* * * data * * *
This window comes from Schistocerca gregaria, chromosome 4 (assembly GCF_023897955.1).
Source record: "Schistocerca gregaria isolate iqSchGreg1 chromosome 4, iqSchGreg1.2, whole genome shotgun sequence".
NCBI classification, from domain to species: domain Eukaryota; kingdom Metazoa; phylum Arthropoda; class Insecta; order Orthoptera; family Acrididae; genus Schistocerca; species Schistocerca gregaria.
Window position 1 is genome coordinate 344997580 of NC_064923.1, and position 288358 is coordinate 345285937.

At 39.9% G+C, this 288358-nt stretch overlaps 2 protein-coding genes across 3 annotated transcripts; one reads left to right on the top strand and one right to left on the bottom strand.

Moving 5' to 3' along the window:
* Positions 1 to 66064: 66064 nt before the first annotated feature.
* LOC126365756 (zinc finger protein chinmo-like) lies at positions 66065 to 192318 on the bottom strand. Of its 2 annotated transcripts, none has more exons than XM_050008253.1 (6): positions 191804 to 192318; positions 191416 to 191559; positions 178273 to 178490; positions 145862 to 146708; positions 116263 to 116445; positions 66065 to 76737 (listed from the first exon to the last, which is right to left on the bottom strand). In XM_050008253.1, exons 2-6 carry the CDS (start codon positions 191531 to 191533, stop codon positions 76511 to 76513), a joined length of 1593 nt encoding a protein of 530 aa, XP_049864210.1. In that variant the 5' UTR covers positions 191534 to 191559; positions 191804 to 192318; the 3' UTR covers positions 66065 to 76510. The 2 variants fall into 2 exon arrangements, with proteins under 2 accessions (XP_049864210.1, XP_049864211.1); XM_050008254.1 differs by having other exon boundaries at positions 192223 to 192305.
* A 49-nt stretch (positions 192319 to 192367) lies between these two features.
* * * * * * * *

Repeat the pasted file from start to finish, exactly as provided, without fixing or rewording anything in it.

This window comes from Schistocerca gregaria, chromosome 4 (assembly GCF_023897955.1).
Source record: "Schistocerca gregaria isolate iqSchGreg1 chromosome 4, iqSchGreg1.2, whole genome shotgun sequence".
NCBI classification, from domain to species: domain Eukaryota; kingdom Metazoa; phylum Arthropoda; class Insecta; order Orthoptera; family Acrididae; genus Schistocerca; species Schistocerca gregaria.
Window position 1 is genome coordinate 344997580 of NC_064923.1, and position 288358 is coordinate 345285937.

At 39.9% G+C, this 288358-nt stretch overlaps 2 protein-coding genes across 3 annotated transcripts; one reads left to right on the top strand and one right to left on the bottom strand.

Moving 5' to 3' along the window:
* Positions 1 to 66064: 66064 nt before the first annotated feature.
* LOC126365756 (zinc finger protein chinmo-like) lies at positions 66065 to 192318 on the bottom strand. Of its 2 annotated transcripts, none has more exons than XM_050008253.1 (6): positions 191804 to 192318; positions 191416 to 191559; positions 178273 to 178490; positions 145862 to 146708; positions 116263 to 116445; positions 66065 to 76737 (listed from the first exon to the last, which is right to left on the bottom strand). In XM_050008253.1, exons 2-6 carry the CDS (start codon positions 191531 to 191533, stop codon positions 76511 to 76513), a joined length of 1593 nt encoding a protein of 530 aa, XP_049864210.1. In that variant the 5' UTR covers positions 191534 to 191559; positions 191804 to 192318; the 3' UTR covers positions 66065 to 76510. The 2 variants fall into 2 exon arrangements, with proteins under 2 accessions (XP_049864210.1, XP_049864211.1); XM_050008254.1 differs by having other exon boundaries at positions 192223 to 192305.
* A 49-nt stretch (positions 192319 to 192367) lies between these two features.